In the wake of the American Revolution, Shay's Rebellion was an uprising of rural Massachusetts farmers against the new American confederation government, particularly judicial courts and others involved with tax and debt collection. In many ways, it paralleled the recent grievances of colonists against their distant rulers, the British, which resulted in the Revolutionary War.
Many of the farmers had served in the Revolutionary War but were not fully or properly compensated. Furthermore, there was a wide shortage of hard currency, which was increasingly demanded by their creditors. The lack of military service compensation and lack of access to currency gave the farmers grievance against the federal government.
In Massachusetts, Boston merchant James Bowdoin was finally able to be elected Governor over John Hancock, only because Hancock resigned for health reasons. Bowdoin was particularly harsh on the rural farmers regarding debt collection: the farmers were taxed higher than when under British rule, collection efforts were more aggressive, and farmers in default were arrested and their farms repossessed. They were also politically disenfranchised by biased voting requirements. They were overtaxed and underrepresented—these facts gave the particular rebels of Shay's Rebellion grievance against the government of Massachusetts.
There were several reasons that similar rebellions didn't occur:
Shay's Rebellion was a rather specific case incited by an overzealous Massachusetts government. Though much of the country was in economic stress, Shay's Rebellion had much to do with their specific state's greedy and unforgiving government, including a big business-involved governor, James Bowdoin.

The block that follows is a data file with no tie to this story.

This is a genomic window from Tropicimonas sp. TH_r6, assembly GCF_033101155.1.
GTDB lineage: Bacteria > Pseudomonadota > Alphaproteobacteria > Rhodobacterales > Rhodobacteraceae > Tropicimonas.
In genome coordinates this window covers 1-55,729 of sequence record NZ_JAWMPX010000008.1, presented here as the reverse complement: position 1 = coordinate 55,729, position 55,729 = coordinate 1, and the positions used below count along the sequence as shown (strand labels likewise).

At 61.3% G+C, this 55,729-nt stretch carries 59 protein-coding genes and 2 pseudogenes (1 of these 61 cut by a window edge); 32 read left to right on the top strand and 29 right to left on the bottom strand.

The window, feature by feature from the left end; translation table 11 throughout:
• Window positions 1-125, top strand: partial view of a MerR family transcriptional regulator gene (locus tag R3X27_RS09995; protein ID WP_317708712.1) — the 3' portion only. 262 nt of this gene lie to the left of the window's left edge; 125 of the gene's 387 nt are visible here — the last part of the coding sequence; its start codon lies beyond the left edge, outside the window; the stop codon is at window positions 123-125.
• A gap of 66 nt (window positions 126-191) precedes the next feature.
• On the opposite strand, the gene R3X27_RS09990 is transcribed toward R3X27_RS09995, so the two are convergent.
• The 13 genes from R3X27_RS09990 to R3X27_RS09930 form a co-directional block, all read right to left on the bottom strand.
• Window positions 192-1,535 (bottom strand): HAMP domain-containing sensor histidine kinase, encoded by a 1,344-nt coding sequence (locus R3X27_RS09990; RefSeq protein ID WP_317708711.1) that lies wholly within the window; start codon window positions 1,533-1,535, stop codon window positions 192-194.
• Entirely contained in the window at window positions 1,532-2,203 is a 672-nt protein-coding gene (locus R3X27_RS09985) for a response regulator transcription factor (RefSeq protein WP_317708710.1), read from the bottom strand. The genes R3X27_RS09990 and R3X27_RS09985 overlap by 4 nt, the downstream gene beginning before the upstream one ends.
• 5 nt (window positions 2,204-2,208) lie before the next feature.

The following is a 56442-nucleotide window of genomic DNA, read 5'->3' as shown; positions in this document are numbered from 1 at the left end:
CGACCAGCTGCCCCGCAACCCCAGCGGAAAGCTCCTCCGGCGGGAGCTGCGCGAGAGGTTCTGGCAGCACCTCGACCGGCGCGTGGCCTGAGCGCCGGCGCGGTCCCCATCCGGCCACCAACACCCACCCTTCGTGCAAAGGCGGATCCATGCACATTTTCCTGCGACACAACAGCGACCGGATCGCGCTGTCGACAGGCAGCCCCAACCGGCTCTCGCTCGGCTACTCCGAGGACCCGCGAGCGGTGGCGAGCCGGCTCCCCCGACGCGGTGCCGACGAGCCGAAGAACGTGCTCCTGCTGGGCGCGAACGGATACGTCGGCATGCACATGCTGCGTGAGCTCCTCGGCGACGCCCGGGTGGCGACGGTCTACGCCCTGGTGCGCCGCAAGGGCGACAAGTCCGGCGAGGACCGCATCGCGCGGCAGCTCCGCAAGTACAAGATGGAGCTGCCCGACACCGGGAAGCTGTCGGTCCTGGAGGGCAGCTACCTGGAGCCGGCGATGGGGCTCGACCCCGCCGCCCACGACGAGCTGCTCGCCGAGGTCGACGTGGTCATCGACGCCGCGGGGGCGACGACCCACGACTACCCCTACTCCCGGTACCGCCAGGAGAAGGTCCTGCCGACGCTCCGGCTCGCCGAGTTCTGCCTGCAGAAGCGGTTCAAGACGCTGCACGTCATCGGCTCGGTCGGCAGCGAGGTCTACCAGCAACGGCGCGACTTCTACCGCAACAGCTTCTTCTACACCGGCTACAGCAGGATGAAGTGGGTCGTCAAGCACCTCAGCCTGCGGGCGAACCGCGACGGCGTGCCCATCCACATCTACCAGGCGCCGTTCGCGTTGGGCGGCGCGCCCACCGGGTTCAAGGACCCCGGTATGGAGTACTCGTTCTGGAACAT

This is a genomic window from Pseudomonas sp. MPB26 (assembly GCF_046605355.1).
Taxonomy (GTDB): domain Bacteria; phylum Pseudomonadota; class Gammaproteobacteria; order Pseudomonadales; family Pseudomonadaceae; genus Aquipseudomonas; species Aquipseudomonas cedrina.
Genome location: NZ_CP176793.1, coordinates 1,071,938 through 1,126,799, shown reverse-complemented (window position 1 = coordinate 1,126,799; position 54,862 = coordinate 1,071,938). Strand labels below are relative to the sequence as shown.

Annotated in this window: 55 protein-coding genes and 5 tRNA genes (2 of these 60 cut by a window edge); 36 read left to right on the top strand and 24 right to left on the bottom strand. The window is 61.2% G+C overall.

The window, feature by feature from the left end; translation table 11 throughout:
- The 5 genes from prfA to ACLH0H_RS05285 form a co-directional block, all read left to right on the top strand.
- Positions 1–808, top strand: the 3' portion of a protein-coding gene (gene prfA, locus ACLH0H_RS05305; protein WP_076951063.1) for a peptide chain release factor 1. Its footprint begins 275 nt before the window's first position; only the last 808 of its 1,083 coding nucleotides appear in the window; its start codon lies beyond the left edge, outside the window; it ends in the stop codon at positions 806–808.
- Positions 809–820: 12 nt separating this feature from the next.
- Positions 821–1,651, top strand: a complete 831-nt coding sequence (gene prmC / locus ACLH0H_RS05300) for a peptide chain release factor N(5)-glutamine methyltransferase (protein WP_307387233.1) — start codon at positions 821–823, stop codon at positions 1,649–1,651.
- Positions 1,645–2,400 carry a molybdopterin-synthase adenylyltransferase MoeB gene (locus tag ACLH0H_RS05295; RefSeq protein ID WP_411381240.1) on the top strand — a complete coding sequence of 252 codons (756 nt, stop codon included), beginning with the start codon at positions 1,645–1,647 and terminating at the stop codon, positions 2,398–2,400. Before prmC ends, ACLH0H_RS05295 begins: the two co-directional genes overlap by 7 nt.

Discontents were discouraged from uprising by harsh punishments imposed on rebels. Samuel Adams was one of many who called for the Shay's rebels' executions. At least one bill prescribed the death penalty for all rebellion militiamen. Basic civil liberties and protections were stripped in Massachusetts. A bill was passed giving amnesty for sheriffs who killed insurgents, and habeas corpus—the doctrine that demands legal justification for imprisonment—was suspended. Massachusetts' Disqualification Act politically and socially disenfranchised those who took part in the rebellion. For three years, they were forbidden to vote, serve on juries, hold public office, or work as a schoolmaster, innkeeper, or liquor salesman.
Reasons for rebellion were being addressed and resolved. In Massachusetts, John Hancock was elected back to the office of governor, as Bowdoin's actions made him too unpopular. Hancock was much more lenient: he did not enforce hard currency payment of debts, taxes were cut, collections of old debts were not pursued, and other policies were enacted to help the common people at the cost of big business and Massachusetts governmental investments. Many rebels were also pardoned for their crimes or had their sentences commuted.
On the federal front, Shay's Rebellion was cited as a reason to create a stronger federal government. The federal government, as it was at the time under the Articles of Confederation, was unable to respond to the rebellion largely due to an inability to raise funds to pay an army—and also for other reasons inherent with a weak, inefficient government. Some argue that Shay's Rebellion was a big catalyst for the dismantling of the Articles of Confederation and the drafting and adoption of the new Constitution, which then allowed for a stronger federal government. This new government contained a stronger central executive figure to more quickly and decisively respond to crises, a means to tax and otherwise raise funds to pay for a military, and set into motion a plan for centralized federal banking and universal currency. The biggest reason similar rebellions didn't arise was that the new federal government could better deal with rebellions, as evidenced by President Washington's squashing of the Whiskey Rebellion soon after.